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Lembit Opik's first stand-up gig

Review by Steve Bennett

Few would-be stand-ups would ever dare perform their first nervous gig in front of the nation’s press. But then they are not Lembit Opik, the publicity-seeking former MP, reputedly making his first steps onto the path to being a comedian.

It would be great to report that, even with a partisan audience packed full of friends and acolytes, that he stormed the gig and truly earned a pa. And, let’s face it, it would be even better to report that he died a terrible death, leaving the stage to the humiliating sound of his own footsteps, having been rejected by the audience in the same way he had been spurned by the voters of Montgomeryshire.

But, in the biggest anticlimax since George Lucas thought ‘What about another Star Wars movie?’, this was simply a non-event. All the hoopla may have ensured a weird atmosphere of anticipation, but in the event, Opik delivered a nondescript speech – for that’s what it really felt like – culminating in a strange moment of self-conscious weirdness.

This was his David Brent moment; the guy who’s funny in the office – or the Commons – realising the hard way that doing comedy for real requires a whole new skill set. Instead of a natural stand-up set, this sounded like a farewell address to his party faithful; thanking his colleagues with in-jokes about his election agent, his staff and, in long, unnecessary detail, how compere Robert Meakin persuaded him to do the gig.

He joked about his image of a ‘ruthless celebrity-loving opportunist who will stoop to any depth for a bit of publicity’ as the One Show cameras rolled, and other self-deprecatory jokes about how ‘thanks to 13,900 Tories in Montgomeryshire, I’m kick-starting a career I didn’t even know I wanted.’ He has an awareness of his own image that’s rife for mocking, but tended to gently tease himself, rather than go for anything too potent.

Cheeky Girls are only briefly alluded to, acknowledging that he didn’t want to hurt the feelings of his is-she-or-isn’t-she girlfriend Katie Green, the underwear model who was sitting at my table alongside the former Under-Secretary for Communities and Local Government and the MPs for Ealing North and Leeds North West and some diarists from the Daily Express. Like I said, not your normal gig.

There were a few formulaic gags that got a few chuckles: pointing out that his name is a near-anagram of ‘I like to be MP’, albeit followed with a nifty tag line; quoting a witty Gore Vidal line about jealousy and suggesting his Estonian surname is actually Irish (O’Pik), a similar joke that was doing the rounds about Barack O’Bama.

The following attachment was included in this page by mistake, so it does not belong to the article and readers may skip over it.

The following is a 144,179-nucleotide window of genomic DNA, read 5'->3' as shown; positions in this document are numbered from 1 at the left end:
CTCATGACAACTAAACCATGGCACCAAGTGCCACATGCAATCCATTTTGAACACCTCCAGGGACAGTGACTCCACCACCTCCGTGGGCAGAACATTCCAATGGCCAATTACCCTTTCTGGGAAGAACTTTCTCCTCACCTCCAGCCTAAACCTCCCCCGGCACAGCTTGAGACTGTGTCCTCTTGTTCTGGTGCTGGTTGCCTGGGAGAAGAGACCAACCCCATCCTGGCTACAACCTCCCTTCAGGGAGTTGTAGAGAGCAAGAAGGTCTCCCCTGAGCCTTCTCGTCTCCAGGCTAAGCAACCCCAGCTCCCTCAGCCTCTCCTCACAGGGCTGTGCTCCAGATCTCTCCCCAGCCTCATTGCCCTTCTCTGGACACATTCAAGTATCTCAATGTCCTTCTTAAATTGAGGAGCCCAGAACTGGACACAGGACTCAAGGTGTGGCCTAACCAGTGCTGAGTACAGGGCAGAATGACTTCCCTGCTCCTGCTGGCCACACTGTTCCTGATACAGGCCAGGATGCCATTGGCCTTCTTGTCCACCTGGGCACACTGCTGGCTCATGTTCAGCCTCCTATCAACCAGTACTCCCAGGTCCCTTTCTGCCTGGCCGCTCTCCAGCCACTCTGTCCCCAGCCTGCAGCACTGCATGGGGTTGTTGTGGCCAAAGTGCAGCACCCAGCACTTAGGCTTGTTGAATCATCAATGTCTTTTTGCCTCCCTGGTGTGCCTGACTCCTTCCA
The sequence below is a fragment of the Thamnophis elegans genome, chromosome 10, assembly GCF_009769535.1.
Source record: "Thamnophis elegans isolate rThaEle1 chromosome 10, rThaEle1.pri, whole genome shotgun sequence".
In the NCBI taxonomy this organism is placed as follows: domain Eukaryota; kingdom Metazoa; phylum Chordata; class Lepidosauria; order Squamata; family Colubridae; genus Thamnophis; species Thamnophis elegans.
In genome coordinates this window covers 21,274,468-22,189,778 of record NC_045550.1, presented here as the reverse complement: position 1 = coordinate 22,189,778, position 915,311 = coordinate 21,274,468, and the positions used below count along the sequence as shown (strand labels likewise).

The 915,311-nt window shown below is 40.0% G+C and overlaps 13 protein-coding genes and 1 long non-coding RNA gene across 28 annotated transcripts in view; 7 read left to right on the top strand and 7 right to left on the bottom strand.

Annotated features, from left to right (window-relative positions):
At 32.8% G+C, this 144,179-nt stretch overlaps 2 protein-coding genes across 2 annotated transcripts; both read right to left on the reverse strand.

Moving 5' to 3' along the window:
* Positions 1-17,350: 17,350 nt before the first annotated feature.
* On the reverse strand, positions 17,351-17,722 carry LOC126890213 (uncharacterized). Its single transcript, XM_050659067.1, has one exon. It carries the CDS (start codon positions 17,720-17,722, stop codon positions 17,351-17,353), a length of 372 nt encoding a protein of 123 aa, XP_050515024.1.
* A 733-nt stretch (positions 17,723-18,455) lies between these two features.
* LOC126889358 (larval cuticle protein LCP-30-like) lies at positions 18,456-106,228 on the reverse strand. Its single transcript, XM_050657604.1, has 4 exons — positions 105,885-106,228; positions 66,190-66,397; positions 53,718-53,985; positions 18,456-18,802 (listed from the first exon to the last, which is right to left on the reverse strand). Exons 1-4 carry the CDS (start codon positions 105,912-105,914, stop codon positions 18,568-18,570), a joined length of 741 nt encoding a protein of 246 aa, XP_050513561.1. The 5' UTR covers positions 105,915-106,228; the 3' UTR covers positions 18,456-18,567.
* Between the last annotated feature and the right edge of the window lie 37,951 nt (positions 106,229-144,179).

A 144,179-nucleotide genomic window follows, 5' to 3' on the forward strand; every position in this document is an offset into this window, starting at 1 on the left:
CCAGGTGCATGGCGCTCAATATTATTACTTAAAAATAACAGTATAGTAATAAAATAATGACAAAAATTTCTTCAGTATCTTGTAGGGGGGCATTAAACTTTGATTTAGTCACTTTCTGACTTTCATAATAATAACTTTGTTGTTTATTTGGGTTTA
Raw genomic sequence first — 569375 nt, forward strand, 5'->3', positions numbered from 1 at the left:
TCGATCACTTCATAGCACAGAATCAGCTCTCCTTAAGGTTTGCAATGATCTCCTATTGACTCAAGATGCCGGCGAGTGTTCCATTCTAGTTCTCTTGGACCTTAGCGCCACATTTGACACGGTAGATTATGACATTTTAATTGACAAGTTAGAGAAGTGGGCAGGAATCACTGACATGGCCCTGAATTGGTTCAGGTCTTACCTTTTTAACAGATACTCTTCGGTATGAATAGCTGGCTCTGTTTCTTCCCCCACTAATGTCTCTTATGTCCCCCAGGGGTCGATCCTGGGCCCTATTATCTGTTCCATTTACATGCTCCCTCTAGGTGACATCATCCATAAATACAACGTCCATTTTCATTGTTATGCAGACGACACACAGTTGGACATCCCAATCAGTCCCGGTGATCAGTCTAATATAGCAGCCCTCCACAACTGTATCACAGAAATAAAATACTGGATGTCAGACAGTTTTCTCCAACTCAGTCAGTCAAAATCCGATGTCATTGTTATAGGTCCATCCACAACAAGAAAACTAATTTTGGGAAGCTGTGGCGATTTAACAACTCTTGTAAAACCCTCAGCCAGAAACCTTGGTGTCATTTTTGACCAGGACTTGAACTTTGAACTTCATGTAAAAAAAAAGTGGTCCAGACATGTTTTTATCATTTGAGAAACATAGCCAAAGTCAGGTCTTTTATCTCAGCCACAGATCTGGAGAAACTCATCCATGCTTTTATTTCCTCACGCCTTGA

Then there were moments that had potential: the routine about Nick Clegg blanking him in the lift when he came to empty his office at Portcullis House had a good combination of underplayed humour, mild self-deprecation – and a tragicomic ring of truth.

But mostly it felt like a mildly amusing after-dinner speech, more notable for what it was not than what it was. No insightful anecdotes about an MP’s lot; no hilarious yarns from his colourful past, no bitter diatribe about how it’s all turned out. If he does more gigs away from the cameras – and there’s no clue yet about how serious he is about a career in comedy – he might be able to conjure up some more attitude, whatever form that might take.

But then things took a turn for the strange, for a man who couldn’t help talking about the circumstances of the gig rather than getting on with it. Referencing Nina Conti, whose ventriloquist act had just gone down a storm, Opik picked up a shoe and embarked on a faux vent act of his own, starting his affected, silly conversation with ‘How do you think it’s going, Mr Shoe?’ That was certainly a strange moment that might make you fear for the ex-politician’s sanity more than any of his talk of asteroid attacks.

He must have thought of that idea on the night; and, really, that’s what the whole routine felt like. Someone at ease with public speaking, with a certain wit to his personality, winging it without much understanding of how stand-up actually works. That might be the best we can expect of any comedy virgin, but it proved underwhelming in such a hyped-up context.

Oh, and clean-up politics campaigners will be pleased to learn that he did declare his income from this gig: Around £100 for his 15-minute set. Another thing that sets him aside from other first-timers facing years of a fee-free apprenticeship.

Posted: 3 Jun 2010

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